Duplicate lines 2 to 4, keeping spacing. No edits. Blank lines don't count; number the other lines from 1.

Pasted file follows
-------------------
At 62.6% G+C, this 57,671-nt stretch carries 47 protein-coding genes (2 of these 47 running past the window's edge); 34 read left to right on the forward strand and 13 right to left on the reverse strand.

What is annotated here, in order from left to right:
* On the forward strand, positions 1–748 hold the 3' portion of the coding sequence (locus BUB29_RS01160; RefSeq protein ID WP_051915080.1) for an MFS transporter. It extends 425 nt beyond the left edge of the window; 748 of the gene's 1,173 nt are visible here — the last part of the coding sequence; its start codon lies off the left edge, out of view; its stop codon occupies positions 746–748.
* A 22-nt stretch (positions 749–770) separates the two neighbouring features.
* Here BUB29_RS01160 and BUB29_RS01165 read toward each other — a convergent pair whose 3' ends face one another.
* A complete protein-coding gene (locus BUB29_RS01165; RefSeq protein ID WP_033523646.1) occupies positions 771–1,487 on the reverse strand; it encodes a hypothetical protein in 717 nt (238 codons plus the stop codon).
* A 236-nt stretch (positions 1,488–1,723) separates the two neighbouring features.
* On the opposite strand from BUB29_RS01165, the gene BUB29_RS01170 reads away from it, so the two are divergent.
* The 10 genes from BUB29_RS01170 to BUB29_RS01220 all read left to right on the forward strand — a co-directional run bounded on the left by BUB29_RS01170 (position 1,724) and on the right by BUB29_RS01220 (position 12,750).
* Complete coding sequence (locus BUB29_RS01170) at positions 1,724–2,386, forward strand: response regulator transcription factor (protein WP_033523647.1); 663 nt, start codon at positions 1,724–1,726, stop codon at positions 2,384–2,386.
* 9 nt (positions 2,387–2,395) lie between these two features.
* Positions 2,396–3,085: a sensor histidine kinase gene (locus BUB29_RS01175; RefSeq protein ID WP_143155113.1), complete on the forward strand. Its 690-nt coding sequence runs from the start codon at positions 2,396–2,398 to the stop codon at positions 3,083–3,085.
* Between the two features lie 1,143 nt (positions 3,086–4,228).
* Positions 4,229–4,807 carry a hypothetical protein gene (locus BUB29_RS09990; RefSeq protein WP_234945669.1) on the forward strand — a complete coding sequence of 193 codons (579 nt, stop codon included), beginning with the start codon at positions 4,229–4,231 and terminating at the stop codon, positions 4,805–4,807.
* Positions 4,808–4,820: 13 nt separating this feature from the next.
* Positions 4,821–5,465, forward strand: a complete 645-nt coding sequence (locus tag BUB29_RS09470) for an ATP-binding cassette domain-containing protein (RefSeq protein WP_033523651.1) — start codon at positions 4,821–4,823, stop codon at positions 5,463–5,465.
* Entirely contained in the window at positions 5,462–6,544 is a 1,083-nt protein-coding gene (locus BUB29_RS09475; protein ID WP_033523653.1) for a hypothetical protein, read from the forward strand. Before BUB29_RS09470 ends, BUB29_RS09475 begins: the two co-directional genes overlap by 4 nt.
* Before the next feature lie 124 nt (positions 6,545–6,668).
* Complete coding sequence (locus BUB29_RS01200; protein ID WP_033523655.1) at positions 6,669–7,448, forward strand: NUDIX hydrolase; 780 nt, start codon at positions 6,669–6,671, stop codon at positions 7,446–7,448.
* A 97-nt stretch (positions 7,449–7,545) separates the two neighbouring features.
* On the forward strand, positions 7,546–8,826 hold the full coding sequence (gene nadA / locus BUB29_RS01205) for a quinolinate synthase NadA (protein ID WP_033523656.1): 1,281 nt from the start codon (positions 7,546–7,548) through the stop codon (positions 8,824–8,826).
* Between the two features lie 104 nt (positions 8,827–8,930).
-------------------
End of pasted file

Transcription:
What is annotated here, in order from left to right:
* On the forward strand, positions 1–748 hold the 3' portion of the coding sequence (locus BUB29_RS01160; RefSeq protein ID WP_051915080.1) for an MFS transporter. It extends 425 nt beyond the left edge of the window; 748 of the gene's 1,173 nt are visible here — the last part of the coding sequence; its start codon lies off the left edge, out of view; its stop codon occupies positions 746–748.
* A 22-nt stretch (positions 749–770) separates the two neighbouring features.